Unfortunately for investors, ReShape Lifesciences (NASDAQ:RSLS) seems much more effective at cash burning than fat burning. The weight loss devices company has fallen on hard times. RSLS stock has plunged more than 90% over the past month and has plummeted more than 99% over the past year.
Even with the stock worth less than 15 cents per share, there is little reason for optimism. Speculators who buy ReShape are likely to lose most or all of their money. Here is why you should sell and avoid RSLS stock, even after its massive decline.
Serial Dilution of RSLS Stock
ReShape used to be named EnteroMedics, and it traded under the ticker ETRM. One of the classic red flags for a speculative investment is when a company changes its name and ticker symbol. Generally, companies that do that want to clean up their reputations and hope that observers forget about the destruction of value that occurred when they were called by a different name. That is actually all the more reason not to forget what happened previously.
In this case, EnteroMedics, and now ReShape, has diluted shareholders to an almost unfathomable degree. Adjusting for reverse splits, RSLS stock traded for $800,000 per share prior to the financial crisis. As recently as 2013, RSLS stock was worth $40,000 per share. How does a company’s shares go down literally 99.99% in a decade? Issuing tons of shares does the trick
On a split-adjusted basis, there were only a few thousand shares of RSLS stock in existence in 2015. In 2016, there were 180,000 shares. By the end of 2017, the share count had multiplied another ten times to 2 million. In 2018, RSLS has already increased the share count by another 300%, bringing the total to more than 6 million. Just as a central bank can destroy a currency’s value by printing too much, RSLS stock has been watered down to virtually nothing through constant share offerings.
The company keeps selling new stock for a simple reason: it’s losing a tremendous amount of money. RSLS is, in a sense, the Helios & Matheson (NASDAQ:HMNY) of the health care industry; however, the product is an obesity treatment, instead of Moviepass.
In fact, ReShape sold so much stock that investors took action. In their most recent prospectus, ReShape disclosed that shareholders had brought a class action lawsuit against the company. The company explained that:
The complaint names as defendants ReShape Lifesciences, the board of directors and four members of our senior management, namely, Scott Youngstrom, Nick Ansari, Peter DeLange and Paul Hickey, and contains a purported class action claim for breach of fiduciary duty against the board of directors and derivative claims for breach of fiduciary duty against the board of directors and unjust enrichment against our senior management.
Notably, ReShape asked a court to dismiss the lawsuit. The court refused ReShape’s request. As a result, the company, while still claiming that it’s innocent, is now seeking a settlement. It states that it isn’t sure how much money it may lose as a result of the lawsuit. More recently, another lawsuit was filed against the company. In this lawsuit, Alpha Capital Anstalt claims breach of contract relating to a 2017 ReShape stock offering that it purchased which has since been diluted.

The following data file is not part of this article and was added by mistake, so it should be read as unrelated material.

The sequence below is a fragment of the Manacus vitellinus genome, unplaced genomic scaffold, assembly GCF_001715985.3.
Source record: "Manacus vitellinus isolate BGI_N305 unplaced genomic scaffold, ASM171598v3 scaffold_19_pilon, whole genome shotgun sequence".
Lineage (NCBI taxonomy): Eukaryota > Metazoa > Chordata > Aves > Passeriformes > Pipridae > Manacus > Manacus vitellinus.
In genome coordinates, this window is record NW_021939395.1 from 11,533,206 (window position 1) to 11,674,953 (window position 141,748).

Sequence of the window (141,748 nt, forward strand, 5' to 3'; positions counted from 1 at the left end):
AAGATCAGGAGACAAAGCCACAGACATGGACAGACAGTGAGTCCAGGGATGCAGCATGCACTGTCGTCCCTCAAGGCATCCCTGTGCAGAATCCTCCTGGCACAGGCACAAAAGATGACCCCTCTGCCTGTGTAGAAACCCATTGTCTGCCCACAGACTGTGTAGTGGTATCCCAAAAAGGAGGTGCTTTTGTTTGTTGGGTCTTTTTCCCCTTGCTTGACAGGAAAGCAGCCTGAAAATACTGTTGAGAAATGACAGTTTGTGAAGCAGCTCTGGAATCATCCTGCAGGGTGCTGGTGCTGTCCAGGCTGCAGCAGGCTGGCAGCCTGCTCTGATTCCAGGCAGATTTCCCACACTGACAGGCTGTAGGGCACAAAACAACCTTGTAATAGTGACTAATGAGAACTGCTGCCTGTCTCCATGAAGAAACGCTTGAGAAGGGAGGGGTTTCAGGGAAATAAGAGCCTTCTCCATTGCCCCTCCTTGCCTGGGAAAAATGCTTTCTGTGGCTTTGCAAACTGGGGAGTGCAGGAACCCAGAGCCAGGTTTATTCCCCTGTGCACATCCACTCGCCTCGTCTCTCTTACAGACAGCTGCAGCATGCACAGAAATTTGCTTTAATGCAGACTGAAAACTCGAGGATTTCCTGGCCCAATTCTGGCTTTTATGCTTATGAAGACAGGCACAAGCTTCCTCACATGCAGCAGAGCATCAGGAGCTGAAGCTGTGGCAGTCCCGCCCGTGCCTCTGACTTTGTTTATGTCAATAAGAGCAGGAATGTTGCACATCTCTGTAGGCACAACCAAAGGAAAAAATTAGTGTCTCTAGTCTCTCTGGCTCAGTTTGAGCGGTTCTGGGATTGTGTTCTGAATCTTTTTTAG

ReShape’s Huge Losses
Regardless of the exact amount, any additional loss of capital stemming from these lawsuits would be a major problem for ReShape. That’s because, despite all of its stock sales, it is perilously short of funds.
As of March 31st, ReShape had just $842,000 in cash. It subsequently raised $5.1 million in April, briefly replenishing its coffers. Alas, at the rate that the company is losing money, $5 million wouldn’t go far. The company anticipated that it would only remain solvent until July. As a result, it has undertaken additional fundraising efforts since then. Remarkably, the company has already raised (small amounts) of money three times since June, using additional direct share sales.
We’ll see how much money the company has when it files its next quarterly report. In any case, given that the company generates just $1 million per quarter or so in sales, while it burned through $9 million in the first quarter of this year alone, it is obviously not on a sustainable trajectory.
The Verdict on RSLS Stock: More Pain Ahead
It’s hard to come up with any justification for buying ReShape stock at this time. About the only case you could make is a potential short squeeze. Even then, though, why would shorts feel compelled to cover when the company is printing so many new shares every month?
The upcoming reverse stock split will juice the share price, making it easier and more attractive for short sellers to make new bets against RSLS stock.
The company’s next quarterly report should be most interesting. The pressing question will be how much cash it has left. ReShape plummeted yet again last week on news of another stock offering. In fact, following the announcement, the stock careened from 32 cents all the way down to 7 cents.
Taking notice of the market’s awful reaction, management canceled the proposed stock offering. Since then, the stock has bounced. But it is still far below where it was trading prior to the initial announcement of a new offering. And since the offering wasn’t successful, the company has been left with both a lowered share price and a cash shortage.
Throw in the various lawsuits, and management has plenty to distract it from running the business. Even if everything were to go well, the company’s situation is dire. Its losses are much higher than its revenues, and management’s cost-cutting efforts aren’t likely to help its sales going forward, either. It’s hard to see any future for RSLS stock that doesn’t involve more reverse stock splits and further share dilution. Stay far away.
At the time of this writing, Ian Bezek had no positions in the aforementioned securities.